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Illustrating Justification Levels

Posted: May 25, 2014 9:35 am
by Geoff1975
My question concerns the Levels of Justification. These seem like a clear way to show my MC and IC resolves developing. I like the way it's described as one per Act.

Melanie presents one series of levels in her article here:

Code: Select all article about the levels of justification

which matches what she and Chris described in a 1991 tape immediately recording their breakthrough before it might've been forgotten. So I'm thinking it's still valid, but perhaps hidden in the PSR or signpost order or somewhere.

There's a different list of levels presented by them in this audio lecture:

Code: Select all

Question: I'm guessing both lists could be incorporated in, or they already are reflecting the same thing, just phrased somewhere in the reports, maybe the PSR or signpost order, just in different contexts.

That lecture mentions the character looks to the universe in level one then himself in level two. Is this the same order regardless of Doer or Beer?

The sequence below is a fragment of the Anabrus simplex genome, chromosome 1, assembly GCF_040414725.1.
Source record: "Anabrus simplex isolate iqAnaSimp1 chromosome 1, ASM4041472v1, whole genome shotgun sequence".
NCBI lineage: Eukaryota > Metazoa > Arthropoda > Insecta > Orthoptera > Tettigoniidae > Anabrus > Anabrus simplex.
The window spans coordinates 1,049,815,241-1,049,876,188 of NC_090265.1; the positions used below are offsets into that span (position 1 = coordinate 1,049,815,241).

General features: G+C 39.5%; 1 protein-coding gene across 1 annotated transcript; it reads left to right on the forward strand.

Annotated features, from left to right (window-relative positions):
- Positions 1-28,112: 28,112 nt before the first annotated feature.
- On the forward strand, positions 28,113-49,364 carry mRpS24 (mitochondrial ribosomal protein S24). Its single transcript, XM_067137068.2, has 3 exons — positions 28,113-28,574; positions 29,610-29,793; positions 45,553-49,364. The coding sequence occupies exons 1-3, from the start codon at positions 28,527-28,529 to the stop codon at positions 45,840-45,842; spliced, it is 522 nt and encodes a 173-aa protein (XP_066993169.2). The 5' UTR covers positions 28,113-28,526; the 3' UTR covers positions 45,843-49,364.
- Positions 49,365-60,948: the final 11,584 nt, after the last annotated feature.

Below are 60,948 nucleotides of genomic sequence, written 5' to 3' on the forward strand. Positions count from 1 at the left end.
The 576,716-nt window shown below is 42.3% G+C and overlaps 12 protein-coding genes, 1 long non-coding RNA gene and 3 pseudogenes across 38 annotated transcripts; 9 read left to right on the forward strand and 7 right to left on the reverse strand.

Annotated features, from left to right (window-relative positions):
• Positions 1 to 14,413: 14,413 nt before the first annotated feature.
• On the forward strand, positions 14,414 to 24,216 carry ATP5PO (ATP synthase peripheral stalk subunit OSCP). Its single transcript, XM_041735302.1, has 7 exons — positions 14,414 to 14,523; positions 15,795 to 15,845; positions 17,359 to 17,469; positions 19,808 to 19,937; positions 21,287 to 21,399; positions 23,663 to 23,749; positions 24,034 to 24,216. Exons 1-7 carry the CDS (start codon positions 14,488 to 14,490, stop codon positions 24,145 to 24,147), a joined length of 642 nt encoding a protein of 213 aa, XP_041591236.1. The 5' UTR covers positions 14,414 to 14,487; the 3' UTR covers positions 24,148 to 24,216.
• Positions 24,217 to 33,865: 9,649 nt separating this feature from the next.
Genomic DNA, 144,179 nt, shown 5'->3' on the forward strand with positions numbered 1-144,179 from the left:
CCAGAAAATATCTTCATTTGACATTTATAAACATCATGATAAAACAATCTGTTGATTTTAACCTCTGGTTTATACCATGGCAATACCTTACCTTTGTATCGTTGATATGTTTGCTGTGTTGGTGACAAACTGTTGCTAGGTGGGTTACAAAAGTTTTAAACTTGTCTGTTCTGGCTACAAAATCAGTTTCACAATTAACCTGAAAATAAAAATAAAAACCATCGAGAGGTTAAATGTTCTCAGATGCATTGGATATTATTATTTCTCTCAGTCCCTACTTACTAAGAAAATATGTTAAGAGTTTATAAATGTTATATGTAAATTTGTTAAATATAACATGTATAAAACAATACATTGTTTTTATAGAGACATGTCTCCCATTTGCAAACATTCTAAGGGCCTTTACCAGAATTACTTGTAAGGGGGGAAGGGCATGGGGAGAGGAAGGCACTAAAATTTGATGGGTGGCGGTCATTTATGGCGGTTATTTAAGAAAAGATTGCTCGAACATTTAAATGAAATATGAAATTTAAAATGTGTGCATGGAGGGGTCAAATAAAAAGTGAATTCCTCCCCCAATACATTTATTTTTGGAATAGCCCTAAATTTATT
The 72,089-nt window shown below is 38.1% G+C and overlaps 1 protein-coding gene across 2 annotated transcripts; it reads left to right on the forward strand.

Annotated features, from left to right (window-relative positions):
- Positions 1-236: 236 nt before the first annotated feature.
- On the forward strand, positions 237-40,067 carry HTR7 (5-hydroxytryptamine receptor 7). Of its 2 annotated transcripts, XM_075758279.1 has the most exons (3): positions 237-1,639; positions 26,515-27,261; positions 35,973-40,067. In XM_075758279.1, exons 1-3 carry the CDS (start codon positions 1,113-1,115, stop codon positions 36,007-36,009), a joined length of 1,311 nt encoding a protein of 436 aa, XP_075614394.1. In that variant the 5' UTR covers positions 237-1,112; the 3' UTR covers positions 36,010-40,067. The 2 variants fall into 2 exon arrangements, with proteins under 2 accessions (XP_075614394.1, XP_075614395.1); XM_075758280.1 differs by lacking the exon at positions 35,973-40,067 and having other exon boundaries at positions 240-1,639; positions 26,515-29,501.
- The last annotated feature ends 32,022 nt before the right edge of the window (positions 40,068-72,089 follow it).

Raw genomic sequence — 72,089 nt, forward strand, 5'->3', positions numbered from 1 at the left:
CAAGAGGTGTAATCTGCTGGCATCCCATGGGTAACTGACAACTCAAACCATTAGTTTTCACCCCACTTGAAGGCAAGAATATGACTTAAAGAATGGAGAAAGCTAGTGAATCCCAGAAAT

Also, in my story, I'd suspect the IC would also undergo justification levels in order to come across as thinking, too. It's just that my change MC would go backward in the levels and my steadfast IC would go forward. I'd be sure to keep the IC's thinking process only witnessed and not personally followed by the viewer. Question: Would this feel okay to a viewer or be consistent with Dramatica, etc.?

Sorry, these are quite a few questions for one post, but they inter-relate.

Re: Illustrating Justification Levels

Posted: May 25, 2014 10:33 am
by Geoff1975
Of course, it's tricky to see how the IC could undergo justification levels unless you treat the IC as experiencing his own growth AND having this same influence on the MC.

Re: Illustrating Justification Levels

Posted: May 26, 2014 3:13 pm
by Chris Huntley
Generally speaking, the signpost orders indicate the growth process for the two subjective characters -- the Main Character and the Influence Character. One will be tearing down justifications while the other is building them up (under traditional conventions where the MC is Change and the IC is Steadfast).

This is different than what happens in the backstory that builds up justifications and creates blind spots for characters. Clarification: The processes may be similar but backstories are not pertinent to the main story except to give an audience a broader context and understanding of how a character got to where it is at the beginning of a story.